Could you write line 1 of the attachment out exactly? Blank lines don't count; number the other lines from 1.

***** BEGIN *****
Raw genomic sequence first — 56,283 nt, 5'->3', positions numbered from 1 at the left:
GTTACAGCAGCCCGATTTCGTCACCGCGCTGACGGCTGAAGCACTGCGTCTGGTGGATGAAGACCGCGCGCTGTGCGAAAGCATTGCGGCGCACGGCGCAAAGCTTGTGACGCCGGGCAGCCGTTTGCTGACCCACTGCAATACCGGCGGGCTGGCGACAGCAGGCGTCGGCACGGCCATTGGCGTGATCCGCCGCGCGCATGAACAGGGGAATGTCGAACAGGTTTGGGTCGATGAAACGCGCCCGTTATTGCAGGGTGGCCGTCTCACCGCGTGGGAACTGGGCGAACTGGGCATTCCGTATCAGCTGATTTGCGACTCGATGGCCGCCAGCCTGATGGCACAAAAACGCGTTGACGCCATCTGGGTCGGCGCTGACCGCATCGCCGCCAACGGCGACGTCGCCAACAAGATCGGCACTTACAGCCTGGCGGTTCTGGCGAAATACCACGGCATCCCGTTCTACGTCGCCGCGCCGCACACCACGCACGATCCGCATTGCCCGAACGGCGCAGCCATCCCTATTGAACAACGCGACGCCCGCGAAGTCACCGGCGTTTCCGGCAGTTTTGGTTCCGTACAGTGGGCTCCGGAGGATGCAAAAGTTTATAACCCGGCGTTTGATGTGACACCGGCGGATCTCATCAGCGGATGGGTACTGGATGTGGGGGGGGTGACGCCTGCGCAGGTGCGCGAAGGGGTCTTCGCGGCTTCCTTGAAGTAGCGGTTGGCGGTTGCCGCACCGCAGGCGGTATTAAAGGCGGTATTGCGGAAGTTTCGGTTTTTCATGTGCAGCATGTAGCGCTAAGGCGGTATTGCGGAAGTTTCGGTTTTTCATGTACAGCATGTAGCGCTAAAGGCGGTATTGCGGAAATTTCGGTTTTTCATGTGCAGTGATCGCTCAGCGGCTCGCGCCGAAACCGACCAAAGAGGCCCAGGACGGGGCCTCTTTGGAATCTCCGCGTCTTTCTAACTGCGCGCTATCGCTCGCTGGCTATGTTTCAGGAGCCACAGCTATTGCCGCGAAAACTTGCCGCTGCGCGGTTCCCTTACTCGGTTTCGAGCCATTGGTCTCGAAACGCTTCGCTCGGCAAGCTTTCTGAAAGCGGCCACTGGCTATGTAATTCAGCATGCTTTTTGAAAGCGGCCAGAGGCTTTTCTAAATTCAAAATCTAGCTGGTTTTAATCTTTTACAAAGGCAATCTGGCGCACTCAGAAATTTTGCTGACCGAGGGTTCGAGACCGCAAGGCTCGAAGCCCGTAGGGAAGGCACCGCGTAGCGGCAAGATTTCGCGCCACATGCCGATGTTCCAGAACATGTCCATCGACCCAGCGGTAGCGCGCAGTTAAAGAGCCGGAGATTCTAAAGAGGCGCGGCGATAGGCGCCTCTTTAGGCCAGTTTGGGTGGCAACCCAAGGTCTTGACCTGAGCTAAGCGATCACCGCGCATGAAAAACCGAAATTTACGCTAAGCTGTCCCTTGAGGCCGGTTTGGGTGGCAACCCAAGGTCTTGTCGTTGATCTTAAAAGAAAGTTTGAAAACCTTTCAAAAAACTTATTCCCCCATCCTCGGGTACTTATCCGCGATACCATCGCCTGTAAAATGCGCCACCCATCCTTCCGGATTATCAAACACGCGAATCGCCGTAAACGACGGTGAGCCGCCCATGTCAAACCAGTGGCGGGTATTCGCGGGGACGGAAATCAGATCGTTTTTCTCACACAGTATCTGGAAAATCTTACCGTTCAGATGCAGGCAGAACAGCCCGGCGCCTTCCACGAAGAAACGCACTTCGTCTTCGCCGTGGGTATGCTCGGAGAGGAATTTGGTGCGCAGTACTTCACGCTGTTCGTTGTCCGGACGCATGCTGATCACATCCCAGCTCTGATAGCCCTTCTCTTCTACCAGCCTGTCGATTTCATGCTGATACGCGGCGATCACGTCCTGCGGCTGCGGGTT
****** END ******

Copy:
Raw genomic sequence first — 56,283 nt, 5'->3', positions numbered from 1 at the left: